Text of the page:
THE SILENCE of the federal government during two
Quebec referendums has left the Parti Quebecois free to describe
how it would achieve secession. Maintaining this silence is irresponsible and will lead to chaos if Quebec tries
to declare independence unilaterally.
The Parti Quebecois's claim that Canadians outside
Quebec have no right to participate in establishing ground rules for the next referendum
finds no support in the laws and practices of other states that
have dealt with secession. (see note)
A sensible approach is for the federal government
to take a leadership role in setting clear ground rules in advance
of any future referendum. These rules should be based on the
following (condensed) principles:
Secession is possible under Canadian law if it is
done so as to respect the rule of law.
Secession can only occur if it is supported by
the province's electorate in a consultative referendum on a clear question
conducted transparently and fairly. A majority of 50 percent plus one
is sufficient to trigger secession negotiations. Any negotiated agreement
should be ratified by the relevant provincial populations in a second
Partition is legally and logically compatible with
secession and should be possible if residents in a defined area express a
desire to remain a part of Canada.
The fiduciary obligation of the Crown to the aboriginal
peoples of Canada must be respected. They should be directly represented
in any secession negotiations and entitled to remain within Canada
if they desire .
A secession would necessitate some immediate constitutional changes, but otherwise the existing constitution should remain intact. (In other words, reorganization of the country's institutions should not be attempted simultaneously.)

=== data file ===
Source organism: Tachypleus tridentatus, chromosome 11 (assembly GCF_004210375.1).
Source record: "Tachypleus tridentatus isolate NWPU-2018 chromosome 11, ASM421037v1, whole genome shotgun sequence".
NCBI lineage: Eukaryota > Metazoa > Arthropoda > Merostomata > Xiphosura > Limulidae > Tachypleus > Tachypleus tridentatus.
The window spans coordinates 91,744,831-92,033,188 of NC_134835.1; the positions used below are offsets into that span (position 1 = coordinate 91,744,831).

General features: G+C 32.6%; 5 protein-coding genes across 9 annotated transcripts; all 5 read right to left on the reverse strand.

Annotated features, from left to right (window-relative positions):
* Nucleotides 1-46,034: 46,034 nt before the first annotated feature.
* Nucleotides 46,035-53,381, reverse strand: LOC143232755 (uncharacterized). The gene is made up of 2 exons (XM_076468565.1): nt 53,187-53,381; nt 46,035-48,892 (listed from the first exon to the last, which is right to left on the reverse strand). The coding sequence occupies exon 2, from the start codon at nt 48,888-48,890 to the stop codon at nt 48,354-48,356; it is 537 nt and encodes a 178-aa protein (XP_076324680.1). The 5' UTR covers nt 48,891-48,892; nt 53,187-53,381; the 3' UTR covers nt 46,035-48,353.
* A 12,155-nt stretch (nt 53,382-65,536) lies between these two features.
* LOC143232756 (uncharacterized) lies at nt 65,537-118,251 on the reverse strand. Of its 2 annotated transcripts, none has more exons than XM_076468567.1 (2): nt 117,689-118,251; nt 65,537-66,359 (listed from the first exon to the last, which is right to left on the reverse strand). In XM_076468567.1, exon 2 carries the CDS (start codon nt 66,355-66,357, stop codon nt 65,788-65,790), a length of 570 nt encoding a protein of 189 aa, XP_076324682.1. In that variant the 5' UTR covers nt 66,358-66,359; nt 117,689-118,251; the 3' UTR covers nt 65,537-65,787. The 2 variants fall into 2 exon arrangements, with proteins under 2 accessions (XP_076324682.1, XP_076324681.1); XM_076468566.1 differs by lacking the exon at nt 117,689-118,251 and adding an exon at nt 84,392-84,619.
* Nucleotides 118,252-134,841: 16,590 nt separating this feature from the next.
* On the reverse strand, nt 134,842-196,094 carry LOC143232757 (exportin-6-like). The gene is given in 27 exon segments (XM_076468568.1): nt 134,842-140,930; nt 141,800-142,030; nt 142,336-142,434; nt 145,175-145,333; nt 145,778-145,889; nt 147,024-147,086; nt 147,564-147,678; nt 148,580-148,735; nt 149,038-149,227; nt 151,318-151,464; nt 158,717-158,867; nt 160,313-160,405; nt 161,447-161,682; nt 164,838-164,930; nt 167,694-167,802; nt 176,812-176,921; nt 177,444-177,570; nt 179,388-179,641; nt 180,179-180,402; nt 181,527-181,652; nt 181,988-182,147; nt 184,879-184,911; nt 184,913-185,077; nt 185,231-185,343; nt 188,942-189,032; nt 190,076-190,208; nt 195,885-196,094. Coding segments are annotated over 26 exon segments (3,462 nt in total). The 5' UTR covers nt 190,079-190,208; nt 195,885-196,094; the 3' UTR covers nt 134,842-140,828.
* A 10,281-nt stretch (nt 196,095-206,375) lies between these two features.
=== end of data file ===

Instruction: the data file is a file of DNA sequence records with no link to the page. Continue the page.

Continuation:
The federal government has several options for ensuring
the application of these principles, including:
Referring the issue of secession and its process
to the Supreme Court of Canada for a ruling on constitutionality.
Asking Parliament to enact contingency legislation
setting out ground rules for a secession process. This legislation should
, among other things, establish who would negotiate on behalf of Canada.
A special negotiating authority could be set up comprising, say,
21 persons, nine appointed by the federal government, nine by the provinces, and three
by the aboriginal peoples. To avoid chopping up the complex tradeoffs
of a negotiated settlement, Parliament and the provinces could agree
ahead of time to consider it without amendment.
Asking a blue-ribbon panel, of Canadians and non-canadians to draft this legislation.
Obtaining a mandate for its actions from the Canadian
people, preferably through an election (rather than a national referendum
or a constituent assembly).
All these recommendations offer pitfalls. But to make no plan would leave Quebecers with no clear idea of the consequences of a "yes" vote in a sovereignty referendum and the Canadian government without a strategy or a mandate for responding to a majority "yes" vote.
1) The authors examined 89 constitutions . Of these
82 do not permit secession under any circumstances.
The remaining 7 place hurdles on eligibility, acceptance level, drafting
the question, vote scrutiny, etc.
"Quebec's claim - that the terms
and conditions governing secession are a matter for its National Assembly
alone to decide - is simply unknown in the constitution of any other
country." pp. 7& 8
2) Mr. P.J. Monahan is a Professor of Law At
Osgoode Hall Law School and served as constitutional advisor
to Ontario Premier D. Peterson..
M.J.Bryant is an associate, McCarthy
Tetrault (Toronto) law firm & Lecturer in law, Kings College,
N.C. Cote' is a member of the Ontario
Bar and LL.M candidate Osgoode Hall, York University
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